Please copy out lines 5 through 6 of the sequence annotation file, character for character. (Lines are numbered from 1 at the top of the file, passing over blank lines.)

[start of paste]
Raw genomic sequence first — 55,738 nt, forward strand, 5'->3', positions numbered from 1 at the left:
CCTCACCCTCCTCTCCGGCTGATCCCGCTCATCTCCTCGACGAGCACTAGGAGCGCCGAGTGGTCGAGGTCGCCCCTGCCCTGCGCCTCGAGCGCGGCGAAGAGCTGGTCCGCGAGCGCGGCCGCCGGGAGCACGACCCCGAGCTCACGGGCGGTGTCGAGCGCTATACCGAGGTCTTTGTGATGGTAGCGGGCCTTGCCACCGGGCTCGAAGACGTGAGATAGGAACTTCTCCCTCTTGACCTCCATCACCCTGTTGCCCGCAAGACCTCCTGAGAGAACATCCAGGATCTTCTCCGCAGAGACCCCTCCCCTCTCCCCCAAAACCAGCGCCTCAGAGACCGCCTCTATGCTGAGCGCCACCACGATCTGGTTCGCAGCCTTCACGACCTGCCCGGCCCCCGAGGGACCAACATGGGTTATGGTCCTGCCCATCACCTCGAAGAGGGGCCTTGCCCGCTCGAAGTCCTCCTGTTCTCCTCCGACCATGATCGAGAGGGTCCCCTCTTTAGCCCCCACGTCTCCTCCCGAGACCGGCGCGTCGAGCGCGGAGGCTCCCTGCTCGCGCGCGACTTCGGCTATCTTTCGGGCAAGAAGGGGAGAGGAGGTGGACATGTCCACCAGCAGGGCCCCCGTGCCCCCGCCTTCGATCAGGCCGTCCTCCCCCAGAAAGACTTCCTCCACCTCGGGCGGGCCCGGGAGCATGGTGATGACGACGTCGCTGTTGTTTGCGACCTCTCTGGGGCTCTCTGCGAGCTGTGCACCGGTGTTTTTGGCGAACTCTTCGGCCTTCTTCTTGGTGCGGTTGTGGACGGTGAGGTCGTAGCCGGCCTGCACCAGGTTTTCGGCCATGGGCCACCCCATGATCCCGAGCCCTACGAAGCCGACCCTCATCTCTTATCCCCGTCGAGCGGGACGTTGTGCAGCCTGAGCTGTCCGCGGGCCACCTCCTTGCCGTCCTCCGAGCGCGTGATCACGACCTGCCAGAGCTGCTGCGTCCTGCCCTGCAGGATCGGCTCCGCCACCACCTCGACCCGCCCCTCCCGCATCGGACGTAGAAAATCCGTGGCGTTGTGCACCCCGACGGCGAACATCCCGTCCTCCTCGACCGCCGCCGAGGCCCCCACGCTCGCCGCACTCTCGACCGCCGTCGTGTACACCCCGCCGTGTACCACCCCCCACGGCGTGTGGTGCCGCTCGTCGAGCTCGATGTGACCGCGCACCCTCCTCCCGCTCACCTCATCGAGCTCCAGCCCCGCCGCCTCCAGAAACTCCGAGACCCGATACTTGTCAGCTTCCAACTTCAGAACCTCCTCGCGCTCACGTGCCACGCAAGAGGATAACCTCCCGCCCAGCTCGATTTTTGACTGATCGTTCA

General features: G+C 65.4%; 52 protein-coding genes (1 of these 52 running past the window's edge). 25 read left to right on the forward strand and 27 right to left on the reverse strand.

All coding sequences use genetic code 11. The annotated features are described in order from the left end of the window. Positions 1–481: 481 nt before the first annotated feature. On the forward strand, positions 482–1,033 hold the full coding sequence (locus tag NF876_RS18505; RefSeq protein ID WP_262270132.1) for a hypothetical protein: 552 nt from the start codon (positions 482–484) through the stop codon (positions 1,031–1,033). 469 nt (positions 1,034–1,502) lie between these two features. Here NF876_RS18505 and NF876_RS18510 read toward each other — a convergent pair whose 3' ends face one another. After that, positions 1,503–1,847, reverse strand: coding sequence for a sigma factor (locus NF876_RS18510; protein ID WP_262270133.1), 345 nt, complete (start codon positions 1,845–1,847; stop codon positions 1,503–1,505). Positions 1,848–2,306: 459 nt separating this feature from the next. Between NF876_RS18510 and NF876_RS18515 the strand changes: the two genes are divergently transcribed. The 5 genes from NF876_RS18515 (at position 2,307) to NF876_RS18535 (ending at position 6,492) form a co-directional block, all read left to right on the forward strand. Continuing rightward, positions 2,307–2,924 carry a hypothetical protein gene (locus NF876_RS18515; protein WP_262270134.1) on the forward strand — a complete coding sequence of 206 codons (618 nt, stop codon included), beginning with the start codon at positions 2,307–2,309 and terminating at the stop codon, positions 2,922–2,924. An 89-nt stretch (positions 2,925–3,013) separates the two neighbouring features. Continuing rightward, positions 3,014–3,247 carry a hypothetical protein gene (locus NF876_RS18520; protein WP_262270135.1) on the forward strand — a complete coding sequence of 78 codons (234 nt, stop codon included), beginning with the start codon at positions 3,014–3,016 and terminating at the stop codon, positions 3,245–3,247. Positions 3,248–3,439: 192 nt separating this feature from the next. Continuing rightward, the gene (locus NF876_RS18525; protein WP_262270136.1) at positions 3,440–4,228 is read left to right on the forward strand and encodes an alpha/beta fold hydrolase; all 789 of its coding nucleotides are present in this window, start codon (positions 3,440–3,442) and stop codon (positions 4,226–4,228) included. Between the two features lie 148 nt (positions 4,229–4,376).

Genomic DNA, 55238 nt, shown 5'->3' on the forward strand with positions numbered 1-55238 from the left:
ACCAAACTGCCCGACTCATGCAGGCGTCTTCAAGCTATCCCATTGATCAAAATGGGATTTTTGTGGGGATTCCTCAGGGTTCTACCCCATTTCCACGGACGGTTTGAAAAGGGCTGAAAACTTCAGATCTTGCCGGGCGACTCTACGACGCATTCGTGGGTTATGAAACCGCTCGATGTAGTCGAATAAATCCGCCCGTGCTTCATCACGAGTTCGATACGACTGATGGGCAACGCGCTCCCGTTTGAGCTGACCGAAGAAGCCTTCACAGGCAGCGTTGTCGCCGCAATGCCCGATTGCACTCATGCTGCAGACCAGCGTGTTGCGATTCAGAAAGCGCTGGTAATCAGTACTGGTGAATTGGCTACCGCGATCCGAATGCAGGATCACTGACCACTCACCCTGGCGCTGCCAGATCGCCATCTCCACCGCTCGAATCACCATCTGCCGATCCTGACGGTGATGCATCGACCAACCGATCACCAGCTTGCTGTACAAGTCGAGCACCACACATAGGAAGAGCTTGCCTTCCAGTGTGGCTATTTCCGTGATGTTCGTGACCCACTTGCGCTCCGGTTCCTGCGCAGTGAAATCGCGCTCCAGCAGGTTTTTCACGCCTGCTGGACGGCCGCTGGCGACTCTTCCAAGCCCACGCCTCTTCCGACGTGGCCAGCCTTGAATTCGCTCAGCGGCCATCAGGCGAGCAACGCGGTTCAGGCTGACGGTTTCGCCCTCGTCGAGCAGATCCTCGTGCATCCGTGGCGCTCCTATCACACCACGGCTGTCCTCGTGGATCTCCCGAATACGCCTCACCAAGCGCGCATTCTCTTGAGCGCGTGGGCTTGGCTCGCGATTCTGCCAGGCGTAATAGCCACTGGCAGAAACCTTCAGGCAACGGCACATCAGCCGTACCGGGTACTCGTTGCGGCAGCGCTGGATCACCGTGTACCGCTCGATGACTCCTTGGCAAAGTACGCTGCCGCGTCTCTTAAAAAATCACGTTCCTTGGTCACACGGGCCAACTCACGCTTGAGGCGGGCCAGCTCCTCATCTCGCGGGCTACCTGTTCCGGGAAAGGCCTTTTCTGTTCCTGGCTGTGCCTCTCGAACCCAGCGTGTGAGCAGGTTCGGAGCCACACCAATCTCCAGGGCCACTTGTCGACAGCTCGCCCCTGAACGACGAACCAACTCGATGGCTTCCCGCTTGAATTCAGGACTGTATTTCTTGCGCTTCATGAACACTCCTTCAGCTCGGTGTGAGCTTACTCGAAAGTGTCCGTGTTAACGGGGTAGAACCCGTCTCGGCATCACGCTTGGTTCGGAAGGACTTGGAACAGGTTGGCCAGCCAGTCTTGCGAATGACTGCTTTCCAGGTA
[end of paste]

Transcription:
Genomic DNA, 55238 nt, shown 5'->3' on the forward strand with positions numbered 1-55238 from the left:
ACCAAACTGCCCGACTCATGCAGGCGTCTTCAAGCTATCCCATTGATCAAAATGGGATTTTTGTGGGGATTCCTCAGGGTTCTACCCCATTTCCACGGACGGTTTGAAAAGGGCTGAAAACTTCAGATCTTGCCGGGCGACTCTACGACGCATTCGTGGGTTATGAAACCGCTCGATGTAGTCGAATAAATCCGCCCGTGCTTCATCACGAGTTCGATACGACTGATGGGCAACGCGCTCCCGTTTGAGCTGACCGAAGAAGCCTTCACAGGCAGCGTTGTCGCCGCAATGCCCGATTGCACTCATGCTGCAGACCAGCGTGTTGCGATTCAGAAAGCGCTGGTAATCAGTACTGGTGAATTGGCTACCGCGATCCGAATGCAGGATCACTGACCACTCACCCTGGCGCTGCCAGATCGCCATCTCCACCGCTCGAATCACCATCTGCCGATCCTGACGGTGATGCATCGACCAACCGATCACCAGCTTGCTGTACAAGTCGAGCACCACACATAGGAAGAGCTTGCCTTCCAGTGTGGCTATTTCCGTGATGTTCGTGACCCACTTGCGCTCCGGTTCCTGCGCAGTGAAATCGCGCTCCAGCAGGTTTTTCACGCCTGCTGGACGGCCGCTGGCGACTCTTCCAAGCCCACGCCTCTTCCGACGTGGCCAGCCTTGAATTCGCTCAGCGGCCATCAGGCGAGCAACGCGGTTCAGGCTGACGGTTTCGCCCTCGTCGAGCAGATCCTCGTGCATCCGTGGCGCTCCTATCACACCACGGCTGTCCTCGTGGATCTCCCGAATACGCCTCACCAAGCGCGCATTCTCTTGAGCGCGTGGGCTTGGCTCGCGATTCTGCCAGGCGTAATAGCCACTGGCAGAAACCTTCAGGCAACGGCACATCAGCCGTACCGGGTACTCGTTGCGGCAGCGCTGGATCACCGTGTACCGCTCGATGACTCCTTGGCAAAGTACGCTGCCGCGTCTCTTAAAAAATCACGTTCCTTGGTCACACGGGCCAACTCACGCTTGAGGCGGGCCAGCTCCTCATCTCGCGGGCTACCTGTTCCGGGAAAGGCCTTTTCTGTTCCTGGCTGTGCCTCTCGAACCCAGCGTGTGAGCAGGTTCGGAGCCACACCAATCTCCAGGGCCACTTGTCGACAGCTCGCCCCTGAACGACGAACCAACTCGATGGCTTCCCGCTTGAATTCAGGACTGTATTTCTTGCGCTTCATGAACACTCCTTCAGCTCGGTGTGAGCTTACTCGAAAGTGTCCGTGTTAACGGGGTAGAACCCGTCTCGGCATCACGCTTGGTTCGGAAGGACTTGGAACAGGTTGGCCAGCCAGTCTTGCGAATGACTGCTTTCCAGGTA